I related to Lil and Bert when they were first starting their business. My husband and I got married while he was student teaching and I was in a new job that wasn’t motivating me. We were tight with money and we ate the same things day after day because we’d bought it in bulk. It was fun to see that being poor newlyweds hasn’t changed much since the 30s.

Susan Jane GIlman Image via the author's website

Susan Jane Gilman
Image via the author’s website

Lil and Bert starting their business was my favorite part of the book. Bert was such an engineer but his dyslexia (I’m fairly sure that’s what we’d call it nowadays) kept him from being educated. He and Lil hit a lucky break when the got their first store from the knickknack owners, but it was exactly what they needed and they had to make the best of it. Lil was smart realizing how America was going to change with freeways and car culture. The two made a great team and it was fun to watch it take off.

Minor spoiler alert here, so skip this paragraph to miss it. It was hard to keep reading the story after Bert died. You have an inkling from the beginning that he was dead and not just ‘gone from the picture,’ but finally getting around to how it happened was heartbreaking. I think about what I’d do if I lost a family member or I passed away after a fight and I hate to leave when there are bad words between me and someone I love. It was worse seeing how Lillian fell apart after Bert was gone. As much as she spoke about being the brains of the business and secretly running the whole thing, she needed Bert and she didn’t realize that until he was gone.

I was nervous when I saw that the book was narrated by the author. I’ve never seen a fiction audiobook narrated by the author before. I think Gilman did it because no one else could tackle the Italian-Jewish grandmother voice she was going for. It was great! Gilman might not have a future in narrating unless there’s a big demand for Italian grandmothers speaking in Yiddish. She helped give Lillian the voice she needed.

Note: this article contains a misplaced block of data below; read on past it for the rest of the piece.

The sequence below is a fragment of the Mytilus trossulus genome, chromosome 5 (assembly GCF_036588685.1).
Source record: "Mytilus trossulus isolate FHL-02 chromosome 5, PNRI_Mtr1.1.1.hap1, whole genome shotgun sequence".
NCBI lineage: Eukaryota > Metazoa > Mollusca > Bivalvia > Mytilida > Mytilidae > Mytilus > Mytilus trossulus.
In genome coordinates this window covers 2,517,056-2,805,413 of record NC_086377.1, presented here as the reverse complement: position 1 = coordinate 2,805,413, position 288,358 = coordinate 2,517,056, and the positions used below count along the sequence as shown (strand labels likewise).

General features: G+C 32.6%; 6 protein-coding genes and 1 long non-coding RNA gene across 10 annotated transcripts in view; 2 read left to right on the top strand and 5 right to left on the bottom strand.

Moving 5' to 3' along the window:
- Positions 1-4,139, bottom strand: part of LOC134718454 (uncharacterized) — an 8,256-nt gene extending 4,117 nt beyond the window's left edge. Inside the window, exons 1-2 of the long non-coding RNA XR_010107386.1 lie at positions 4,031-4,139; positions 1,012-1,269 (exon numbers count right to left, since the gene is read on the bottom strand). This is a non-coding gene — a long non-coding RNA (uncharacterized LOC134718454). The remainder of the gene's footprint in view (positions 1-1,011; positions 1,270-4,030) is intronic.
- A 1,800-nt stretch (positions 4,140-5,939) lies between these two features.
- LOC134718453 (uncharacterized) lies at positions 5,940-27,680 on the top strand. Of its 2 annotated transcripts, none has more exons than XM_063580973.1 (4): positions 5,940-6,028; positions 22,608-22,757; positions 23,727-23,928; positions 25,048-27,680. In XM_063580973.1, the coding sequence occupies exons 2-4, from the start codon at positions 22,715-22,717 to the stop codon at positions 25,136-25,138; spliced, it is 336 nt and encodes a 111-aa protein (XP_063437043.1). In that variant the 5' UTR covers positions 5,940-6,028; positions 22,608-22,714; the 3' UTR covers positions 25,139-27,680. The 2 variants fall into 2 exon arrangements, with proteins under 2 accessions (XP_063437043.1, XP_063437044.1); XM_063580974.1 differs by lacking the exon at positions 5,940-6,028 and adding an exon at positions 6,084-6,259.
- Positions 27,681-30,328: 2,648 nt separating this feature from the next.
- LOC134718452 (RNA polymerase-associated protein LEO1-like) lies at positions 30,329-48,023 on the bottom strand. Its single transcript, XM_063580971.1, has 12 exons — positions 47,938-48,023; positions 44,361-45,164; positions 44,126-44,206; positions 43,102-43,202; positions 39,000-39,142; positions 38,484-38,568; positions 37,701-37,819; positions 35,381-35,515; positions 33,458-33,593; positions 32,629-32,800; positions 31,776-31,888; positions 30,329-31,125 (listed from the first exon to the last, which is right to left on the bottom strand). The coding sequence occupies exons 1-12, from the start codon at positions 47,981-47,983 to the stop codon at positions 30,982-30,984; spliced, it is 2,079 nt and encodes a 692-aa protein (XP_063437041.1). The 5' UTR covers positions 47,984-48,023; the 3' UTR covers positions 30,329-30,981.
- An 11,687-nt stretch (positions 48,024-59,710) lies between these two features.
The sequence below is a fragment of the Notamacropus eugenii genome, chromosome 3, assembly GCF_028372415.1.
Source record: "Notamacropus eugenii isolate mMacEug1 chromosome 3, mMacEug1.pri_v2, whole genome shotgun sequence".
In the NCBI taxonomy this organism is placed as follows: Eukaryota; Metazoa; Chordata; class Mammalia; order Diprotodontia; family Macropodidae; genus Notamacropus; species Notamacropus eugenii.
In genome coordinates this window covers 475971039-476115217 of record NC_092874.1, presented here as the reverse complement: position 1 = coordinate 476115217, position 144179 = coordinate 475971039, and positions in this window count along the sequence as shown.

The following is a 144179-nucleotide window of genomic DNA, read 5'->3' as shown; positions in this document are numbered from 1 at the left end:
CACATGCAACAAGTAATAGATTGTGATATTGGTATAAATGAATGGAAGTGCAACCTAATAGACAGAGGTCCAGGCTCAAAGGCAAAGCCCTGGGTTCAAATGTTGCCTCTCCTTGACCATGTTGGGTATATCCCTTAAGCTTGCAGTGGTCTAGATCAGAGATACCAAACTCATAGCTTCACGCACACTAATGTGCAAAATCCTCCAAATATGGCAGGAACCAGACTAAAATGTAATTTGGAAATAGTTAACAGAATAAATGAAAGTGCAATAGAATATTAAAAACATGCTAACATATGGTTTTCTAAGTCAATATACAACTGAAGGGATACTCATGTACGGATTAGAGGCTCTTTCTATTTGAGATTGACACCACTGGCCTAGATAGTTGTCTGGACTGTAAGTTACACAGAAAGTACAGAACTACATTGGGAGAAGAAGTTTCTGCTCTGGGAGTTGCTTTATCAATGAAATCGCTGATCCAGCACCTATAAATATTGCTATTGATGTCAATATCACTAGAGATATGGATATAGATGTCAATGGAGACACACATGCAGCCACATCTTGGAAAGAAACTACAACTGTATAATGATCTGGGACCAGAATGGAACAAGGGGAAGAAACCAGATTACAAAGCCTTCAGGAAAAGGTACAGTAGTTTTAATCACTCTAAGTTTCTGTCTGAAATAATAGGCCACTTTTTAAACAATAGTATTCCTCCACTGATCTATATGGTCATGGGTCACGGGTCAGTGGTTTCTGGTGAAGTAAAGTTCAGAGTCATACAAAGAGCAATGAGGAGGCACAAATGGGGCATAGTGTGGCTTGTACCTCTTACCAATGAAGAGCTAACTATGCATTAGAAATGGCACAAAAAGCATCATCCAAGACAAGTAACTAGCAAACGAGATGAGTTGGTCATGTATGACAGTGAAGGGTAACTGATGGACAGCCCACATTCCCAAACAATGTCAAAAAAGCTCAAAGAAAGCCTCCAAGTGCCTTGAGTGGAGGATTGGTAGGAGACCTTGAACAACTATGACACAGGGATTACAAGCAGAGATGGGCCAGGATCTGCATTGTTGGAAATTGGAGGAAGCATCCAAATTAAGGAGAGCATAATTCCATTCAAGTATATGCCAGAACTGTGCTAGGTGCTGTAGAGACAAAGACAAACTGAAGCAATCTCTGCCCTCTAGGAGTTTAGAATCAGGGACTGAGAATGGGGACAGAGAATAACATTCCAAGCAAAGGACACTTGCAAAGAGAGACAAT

Lillian had to learn the value of family in a hard way. She lost Bert and was devastated by it, not realizing that it would hurt her so much. She’d lost her parents, brother, and sisters but didn’t realize how much it could hurt her to lose another. Even after her father hurt her, it was hard for Lillian to drop him. I think the worst part about going to jail for her would be leaving Jason for an extended length of time. She came to realize that her family was important to her, even when she was angry with Isaac because they wouldn’t leave her. That’s why Flora was so important.

Writer’s Takeaway: This book is one of the best examples of voice I’ve read in a long time. Lillian has a distinct way of speaking that’s very specific to her and it’s wonderful to read it. You can hear someone telling you the story (even if it wasn’t an audiobook, I think I would) and it sounds like they’re sitting next to you. I published a short story where I had to work on this and it’s much harder than it sounds!

A fun read and a great book. A full 5 out of 5 Stars.

Until next time, write on.

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Susan Jane Gilman- The Ice Cream Queen of Orchard Street (2014) | My Book Bag